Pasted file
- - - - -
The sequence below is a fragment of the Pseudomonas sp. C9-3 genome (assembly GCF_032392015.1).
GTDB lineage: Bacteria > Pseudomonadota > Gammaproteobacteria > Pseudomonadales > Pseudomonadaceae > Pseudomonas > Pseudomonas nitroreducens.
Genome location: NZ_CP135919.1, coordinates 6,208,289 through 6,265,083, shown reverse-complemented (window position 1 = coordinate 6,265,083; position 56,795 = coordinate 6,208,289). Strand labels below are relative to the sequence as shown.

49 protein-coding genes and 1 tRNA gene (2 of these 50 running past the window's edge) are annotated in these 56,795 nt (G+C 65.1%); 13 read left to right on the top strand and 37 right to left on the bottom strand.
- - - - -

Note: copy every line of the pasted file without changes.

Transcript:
The sequence below is a fragment of the Pseudomonas sp. C9-3 genome (assembly GCF_032392015.1).
GTDB lineage: Bacteria > Pseudomonadota > Gammaproteobacteria > Pseudomonadales > Pseudomonadaceae > Pseudomonas > Pseudomonas nitroreducens.
Genome location: NZ_CP135919.1, coordinates 6,208,289 through 6,265,083, shown reverse-complemented (window position 1 = coordinate 6,265,083; position 56,795 = coordinate 6,208,289). Strand labels below are relative to the sequence as shown.

49 protein-coding genes and 1 tRNA gene (2 of these 50 running past the window's edge) are annotated in these 56,795 nt (G+C 65.1%); 13 read left to right on the top strand and 37 right to left on the bottom strand.